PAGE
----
Founding Presidents (1789-1829)
- George Washington: The Father of the United States – Lesson
- John Adams: A Stubborn but Dedicated Leader – Lesson
- Thomas Jefferson: The Author of Independence – Lesson
- Founding Presidents: Washington, Adams, and Jefferson – Quiz
- James Madison: The Father of the Constitution – Lesson
- James Monroe: Opposing the Federalists – Lesson
- John Quincy Adams: The Federalists who Abandoned the Party – Lesson
- Founding Presidents: Madison, Monroe, and Adams – Quiz
Civil War Presidents (1829-1869)
- Andrew Jackson: The First Democrat – Lesson
- Martin Van Buren: The Little Magician – Lesson
- Civil War Presidents: Jackson and Van Buren – Quiz
- William Henry Harrison: The Indian-Fighter – Lesson
- John Tyler: The First President to Not Be Elected – Lesson
- James Polk: Young Hickory – Lesson
- Zachary Taylor: Old Rough and Ready – Lesson
- Millard Fillmore: The Last Whig President – Lesson
- Franklin Pierce: A President Ruined by Slavery – Lesson
- Franklin Pierce: A President Ruined by Slavery – Quiz
- James Buchanan: A President for States’ Rights – Lesson
- James Buchanan: A President for States’ Rights – Quiz
- Abraham Lincoln: The Great Emancipator – Lesson
- Abraham Lincoln: The Great Emancipator – Quiz
- Andrew Johnson: The First President to Be Impeached – Lesson
Reconstruction Presidents (1865-1901)
- Ulysses S. Grant: A Friend of Mark Twain – Lesson
- Ulysses S. Grant: A Friend of Mark Twain – Quiz
- Rutherford B. Hayes: The First President to Lose the Popular Vote – Lesson
- Rutherford B. Hayes: The First President to Lose the Popular Vote – Quiz
- James A. Garfield: The Last of the Log Cabin Presidents – Lesson
- James A. Garfield: The Last of the Log Cabin Presidents – Quiz
- Chester A. Arthur: A One Term President – Lesson
- Chester A. Arthur: A One Term President – Quiz
- Grover Cleveland: A President of Principle – Lesson
- Grover Cleveland: A President of Principle – Quiz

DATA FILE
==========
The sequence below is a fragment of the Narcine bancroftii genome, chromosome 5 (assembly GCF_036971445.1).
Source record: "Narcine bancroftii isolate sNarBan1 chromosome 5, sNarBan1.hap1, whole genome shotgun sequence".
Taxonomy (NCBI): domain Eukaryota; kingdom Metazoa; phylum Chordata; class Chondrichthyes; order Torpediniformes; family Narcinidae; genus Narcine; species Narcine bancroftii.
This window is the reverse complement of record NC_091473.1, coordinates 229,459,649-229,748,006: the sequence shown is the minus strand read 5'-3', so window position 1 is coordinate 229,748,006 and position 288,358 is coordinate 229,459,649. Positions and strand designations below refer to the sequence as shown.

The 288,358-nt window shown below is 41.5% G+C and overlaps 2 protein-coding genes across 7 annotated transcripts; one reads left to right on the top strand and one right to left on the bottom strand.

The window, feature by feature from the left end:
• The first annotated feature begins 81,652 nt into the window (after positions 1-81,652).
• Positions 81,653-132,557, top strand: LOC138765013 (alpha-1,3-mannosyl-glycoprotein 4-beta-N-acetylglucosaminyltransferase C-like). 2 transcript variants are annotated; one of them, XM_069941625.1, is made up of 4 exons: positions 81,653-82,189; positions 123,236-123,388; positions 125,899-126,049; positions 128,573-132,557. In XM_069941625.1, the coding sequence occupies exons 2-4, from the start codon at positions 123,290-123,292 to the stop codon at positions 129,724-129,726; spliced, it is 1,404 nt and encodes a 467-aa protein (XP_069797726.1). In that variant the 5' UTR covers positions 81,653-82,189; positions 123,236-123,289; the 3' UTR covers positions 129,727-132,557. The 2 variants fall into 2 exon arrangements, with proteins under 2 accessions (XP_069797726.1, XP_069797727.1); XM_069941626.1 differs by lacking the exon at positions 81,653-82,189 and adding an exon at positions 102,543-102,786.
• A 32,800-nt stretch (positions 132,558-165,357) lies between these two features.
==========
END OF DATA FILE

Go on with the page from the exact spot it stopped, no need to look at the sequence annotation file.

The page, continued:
- Benjamin Harrison: The Second President in His Family – Lesson
- Benjamin Harrison: The Second President in His Family – Quiz
- William McKinley: The Third Presidential Assassination – Lesson
- William McKinley: The Third Presidential Assassination – Quiz
20th Century Presidents
- Richard Nixon: The Only President to Ever Resign – Lesson
- Richard Nixon: The Only President to Ever Resign – Quiz
- Gerald Ford – America’s First Unelected President – Lesson
- Gerald Ford – America’s First Unelected President – Quiz
- Jimmy Carter – the President Who Promised He’d Never Lie – Lesson
- Jimmy Carter – the President Who Promised He’d Never Lie – Quiz
- Ronald Reagan – The ‘Peace Through Strength’ President – Lesson
- Ronald Reagan – The ‘Peace Through Strength’ President – Quiz
Thomas Jefferson: The Author of Independence – Lesson
Thomas Jefferson wrote the Declaration of Independence
Thomas Jefferson (1743 – 1826) was America’s third president and the author of our Declaration of Independence.
The third president was born on April 13, 1743. Jefferson graduated from the College of William and Mary in Williamsburg, VA in 1762 and then began to study law from a respected attorney. Back then, there were not any official law schools and lawyers learned from others the tools of the trade. He began practicing as a lawyer in 1767 at just 24 years of age.
Jefferson’s ability to write was important as he served as a member of Virginia’s House of Burgesses from 1769 to 1775. In 1774, he wrote A Summary View of the Rights of British America, which said British Parliament had no right to exercise authority over the American colonies.
In 1775, during the American Revolutionary War, Jefferson became a delegate to the Second Continental Congress and at the age of 33 was asked to draft the Declaration of Independence, which was adopted on July 4, 1776.
Jefferson later returned to the Virginia House of Delegates (formerly the House of Burgesses) and wrote the Virginia Statute for Religious Freedom, which was a precursor to today’s First Amendment, granting freedom of religion.
Jefferson served as governor of Virginia from 1779 to 1781. In 1785, he took Benjamin Franklin’s place as US minister to France.
The presidential election of 1796 ran Jefferson against his good friend John Adams. Although he didn’t win the presidency, he had the second highest number of votes, which made him Adams’ vice president, according to the laws at the time. In 1800, Jefferson and Adams ran against each other again, only this time Jefferson won.
Jefferson was sworn into office on March 4, 1801. He was the first president to have the presidential inauguration held in Washington, D.C. One of his greatest accomplishments as president was the purchase of the Louisiana Territory from France for $15 million in 1803. The land stretched between the Mississippi River and Rocky Mountains and from the Gulf of Mexico to present-day Canada, doubling the size of the United States. He commissioned Lewis and Clark to explore the land: The expedition is known as the Corps of Discovery and took two years (1804-1806) to complete.
He served two terms as president before retiring to Monticello. At the age of 83, Jefferson died on July 4, 1826, exactly 50 years after the signing of the Declaration of Independence. Also, he passed away just a few hours before his friend, John Adams.
Jefferson’s face is on the US nickel and is carved into stone at Mount Rushmore. The Jefferson Memorial in Washington, DC was dedicated on the 200th anniversary of his birthday.